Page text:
Looking back, Martinez thinks about what the pandemic has taught him as a Catholic man, nurse, husband and father. He knows the people he works with were negatively impacted when denied access to family and friends. He also knows many of them weathered the storm with grace.
“I guess I think about how we’re called to serve our neighbours—and to serve the best interests of our neighbours,” says Martinez. A parishioner at St. Gerard’s parish in Calgary, he also thinks about how the Catholic community supported that part of the gospel message. As he sees it, sometimes service is as simple as doing what’s best for others.
Written by Joy Gregory for Faithfully
Photos courtesy of Javier Martinez
God is with us; who are we accompanying?
On Trinity Sunday, we often hear homilies about the theological mystery of the Trinity, but this year, perhaps we could focus on the theological miracle: that the three persons of God have promised to be with us to the end of time.
We have been promised that the Triune God will never leave us. Just as Jesus came to earth to reveal this to us, we are asked to be ambassadors of this kind of love in the world. Who knows God’s constant presence because you show up for them consistently? Your family and friends? Your community and neighbours? What about the sick and the suffering, the neglected and needy, the addicted and the poor? How are we bearing witness to the Triune God’s constant and faithful presence as an act of faith in the Blessed Trinity?*
May others know God’s enduring love because we have borne witness to it so well.
(excerpt from National Pastoral Initiative for Life and the Family, May 2021).
Like May, October is a month of special dedication to Mary and therefore also to mothers. Three of our daughters were born in October, and though not born then the due date for our eldest could have placed her there too. The youngest of these October-babies was named after my grandmother – and born the day after Gramma died. While not unexpected, her death was felt deeply by many. Though Gramma was not herself part of their social circles, friends of my parents and in-laws of our relatives honoured her and our family with their presence at the funeral. Her young great-granddaughter, less than a week old, flew with my wife back home to be there. And I drove the eight highway hours with our other six daughters.
As a group, mothers exemplify the best of those supportive qualities, especially their own children. While fathers certainly love our children too, it has been said that in some ways we learn how to father by watching our wives mother. The Second Vatican Council said the family is “a school of deeper humanity.” To be in Gramma’s presence was to learn, and being deprived of that presence (even if we know that death changes life, does not end it) fifteen years later is still a loss.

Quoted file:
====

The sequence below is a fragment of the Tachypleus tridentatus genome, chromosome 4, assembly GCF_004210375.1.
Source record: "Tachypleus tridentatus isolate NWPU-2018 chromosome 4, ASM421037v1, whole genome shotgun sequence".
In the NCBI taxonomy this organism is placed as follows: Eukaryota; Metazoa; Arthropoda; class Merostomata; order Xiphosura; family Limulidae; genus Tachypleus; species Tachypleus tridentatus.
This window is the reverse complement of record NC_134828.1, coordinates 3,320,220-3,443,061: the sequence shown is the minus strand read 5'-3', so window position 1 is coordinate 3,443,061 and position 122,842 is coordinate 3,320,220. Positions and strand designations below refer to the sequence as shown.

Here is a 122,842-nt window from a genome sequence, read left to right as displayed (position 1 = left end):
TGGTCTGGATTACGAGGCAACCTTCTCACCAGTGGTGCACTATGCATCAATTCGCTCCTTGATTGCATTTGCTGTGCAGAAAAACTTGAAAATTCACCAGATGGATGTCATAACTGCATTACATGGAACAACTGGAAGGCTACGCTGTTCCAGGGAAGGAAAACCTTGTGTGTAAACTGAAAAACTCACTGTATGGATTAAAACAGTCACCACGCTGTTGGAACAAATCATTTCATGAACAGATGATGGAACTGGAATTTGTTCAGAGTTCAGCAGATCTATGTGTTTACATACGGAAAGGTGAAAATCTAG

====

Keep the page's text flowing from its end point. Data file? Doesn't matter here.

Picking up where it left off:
Thinking of Gramma brings memories of love, joy, peace, patience, kindness, goodness, faithfulness, gentleness, and self-control. We call these Fruits of the Spirit, the result of living a life of virtue. They came from how she lived her life, but like real fruit they were enjoyed more by those around her than by the one who produced them.
Our eldest daughter commented that she wished the lesson of appreciating others better was not learned after their death. It doesn’t need to be so but we often let it be. May reminds us to appreciate what is perhaps the first of our human relationships, with our mothers. We can thank these women explicitly with words and gestures, as well as implicitly in how we generously live our lives.
Christina and her husband Japp farm near Bow Island. When I asked how Christina wanted to be described she said, “I’m a farm wife and mom just trying to get through!” and we laughed. She and I had just caught up for nearly half-an-hour as we talked about raising kids, farming, husbands, and yes, Mary and our Catholic faith. Anyone who knows Christina knows she tells it like it is. It was a fantastic, refreshing conversation.
As we were talking I learned that though she is a cradle Catholic, Christina grew up attending a Protestant youth group, and instead of causing her faith to waver, she said, it actually did the opposite, especially in regards to Our Lady. “That’s why I’m confident that we can go to her and pray with her.”
“If Jesus is the son of God,” she said, “then who is this person who God chose to be His mother? If she’s special enough for God, then she’s special enough for me.”
With a firm foundation of Our Lady’s importance, Christina said she, like so many of us has had “no ‘aha Mary’ moment.”
“She had one perfect kid and a saint for a husband,” she exclaimed at one point in our chat and I laughed in agreement because I have often felt exactly the same way. It’s true that sometimes we have to dig a little deeper to look for similarities between ourselves and Mary.
“We’re so ordinary and boring,” she said, “I love Mary; I need Mary; we named our oldest child Mary after her, but we just do normal Catholic stuff.”
By normal, Christina meant that they ask Mary’s intercession and pray the Rosary as a family.
A regular family rosary has long been an ambition of mine, but I’ll admit that we haven’t made it happen, which is why I admire that Christina and Japp did it this past Lent, which also coincided with the time that the farm holds a few less demands, and therefore allows Japp to be there for dinner and bedtime.
Christina said, “when it’s just me by myself with five kids, we manage a decade of the Rosary and sometimes it’s pretty ugly, but I just trust that Mary is happy that the children are there and that she knows that it is just life with little kids.”
“With the way the world is lately,” said Christina, we have felt called to be praying more and to make a point to do it with the kids, and to have the kids see us praying as well.”
May crowning of Mary are a beautiful way to honor Our Lady this month, and Christina said that they’d thought of doing that this year since her daughter Mary will be celebrating her First Communion a little differently than would normally happen.